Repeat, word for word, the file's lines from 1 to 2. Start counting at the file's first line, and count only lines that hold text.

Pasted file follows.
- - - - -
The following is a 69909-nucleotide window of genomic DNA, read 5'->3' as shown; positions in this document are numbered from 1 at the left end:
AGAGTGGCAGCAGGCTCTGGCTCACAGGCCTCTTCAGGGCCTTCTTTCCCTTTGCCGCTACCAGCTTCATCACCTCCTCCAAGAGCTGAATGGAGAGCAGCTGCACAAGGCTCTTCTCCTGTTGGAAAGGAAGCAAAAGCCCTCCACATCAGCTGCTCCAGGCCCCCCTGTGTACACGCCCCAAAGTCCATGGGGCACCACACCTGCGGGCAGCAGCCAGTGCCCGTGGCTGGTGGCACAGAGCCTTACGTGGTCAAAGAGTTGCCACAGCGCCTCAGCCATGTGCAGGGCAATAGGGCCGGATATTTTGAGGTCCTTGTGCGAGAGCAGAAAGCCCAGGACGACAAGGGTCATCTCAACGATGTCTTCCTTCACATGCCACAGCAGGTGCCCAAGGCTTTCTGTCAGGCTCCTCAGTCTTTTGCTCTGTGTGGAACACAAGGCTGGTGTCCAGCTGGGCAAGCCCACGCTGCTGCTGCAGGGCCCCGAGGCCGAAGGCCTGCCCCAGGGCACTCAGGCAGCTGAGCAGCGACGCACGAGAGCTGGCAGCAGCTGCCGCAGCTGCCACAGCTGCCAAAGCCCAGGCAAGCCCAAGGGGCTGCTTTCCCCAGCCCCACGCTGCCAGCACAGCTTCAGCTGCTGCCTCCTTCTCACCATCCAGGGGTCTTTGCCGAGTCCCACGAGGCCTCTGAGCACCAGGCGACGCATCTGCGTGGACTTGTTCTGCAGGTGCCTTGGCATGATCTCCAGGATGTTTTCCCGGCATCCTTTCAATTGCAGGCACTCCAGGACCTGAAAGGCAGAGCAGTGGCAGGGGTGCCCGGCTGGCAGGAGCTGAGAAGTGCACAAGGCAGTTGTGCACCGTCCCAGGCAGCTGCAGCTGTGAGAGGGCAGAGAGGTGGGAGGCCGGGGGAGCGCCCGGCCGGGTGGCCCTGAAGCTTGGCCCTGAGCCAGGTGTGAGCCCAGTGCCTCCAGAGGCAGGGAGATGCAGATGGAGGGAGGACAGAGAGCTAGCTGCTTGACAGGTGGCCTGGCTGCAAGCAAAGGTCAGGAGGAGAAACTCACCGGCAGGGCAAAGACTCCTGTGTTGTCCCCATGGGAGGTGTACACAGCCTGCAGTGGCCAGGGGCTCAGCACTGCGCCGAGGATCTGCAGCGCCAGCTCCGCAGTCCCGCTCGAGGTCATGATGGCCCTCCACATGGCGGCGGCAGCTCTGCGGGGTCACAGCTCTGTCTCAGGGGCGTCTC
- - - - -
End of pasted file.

The following is a 69909-nucleotide window of genomic DNA, read 5'->3' as shown; positions in this document are numbered from 1 at the left end:
AGAGTGGCAGCAGGCTCTGGCTCACAGGCCTCTTCAGGGCCTTCTTTCCCTTTGCCGCTACCAGCTTCATCACCTCCTCCAAGAGCTGAATGGAGAGCAGCTGCACAAGGCTCTTCTCCTGTTGGAAAGGAAGCAAAAGCCCTCCACATCAGCTGCTCCAGGCCCCCCTGTGTACACGCCCCAAAGTCCATGGGGCACCACACCTGCGGGCAGCAGCCAGTGCCCGTGGCTGGTGGCACAGAGCCTTACGTGGTCAAAGAGTTGCCACAGCGCCTCAGCCATGTGCAGGGCAATAGGGCCGGATATTTTGAGGTCCTTGTGCGAGAGCAGAAAGCCCAGGACGACAAGGGTCATCTCAACGATGTCTTCCTTCACATGCCACAGCAGGTGCCCAAGGCTTTCTGTCAGGCTCCTCAGTCTTTTGCTCTGTGTGGAACACAAGGCTGGTGTCCAGCTGGGCAAGCCCACGCTGCTGCTGCAGGGCCCCGAGGCCGAAGGCCTGCCCCAGGGCACTCAGGCAGCTGAGCAGCGACGCACGAGAGCTGGCAGCAGCTGCCGCAGCTGCCACAGCTGCCAAAGCCCAGGCAAGCCCAAGGGGCTGCTTTCCCCAGCCCCACGCTGCCAGCACAGCTTCAGCTGCTGCCTCCTTCTCACCATCCAGGGGTCTTTGCCGAGTCCCACGAGGCCTCTGAGCACCAGGCGACGCATCTGCGTGGACTTGTTCTGCAGGTGCCTTGGCATGATCTCCAGGATGTTTTCCCGGCATCCTTTCAATTGCAGGCACTCCAGGACCTGAAAGGCAGAGCAGTGGCAGGGGTGCCCGGCTGGCAGGAGCTGAGAAGTGCACAAGGCAGTTGTGCACCGTCCCAGGCAGCTGCAGCTGTGAGAGGGCAGAGAGGTGGGAGGCCGGGGGAGCGCCCGGCCGGGTGGCCCTGAAGCTTGGCCCTGAGCCAGGTGTGAGCCCAGTGCCTCCAGAGGCAGGGAGATGCAGATGGAGGGAGGACAGAGAGCTAGCTGCTTGACAGGTGGCCTGGCTGCAAGCAAAGGTCAGGAGGAGAAACTCACCGGCAGGGCAAAGACTCCTGTGTTGTCCCCATGGGAGGTGTACACAGCCTGCAGTGGCCAGGGGCTCAGCACTGCGCCGAGGATCTGCAGCGCCAGCTCCGCAGTCCCGCTCGAGGTCATGATGGCCCTCCACATGGCGGCGGCAGCTCTGCGGGGTCACAGCTCTGTCTCAGGGGCGTCTC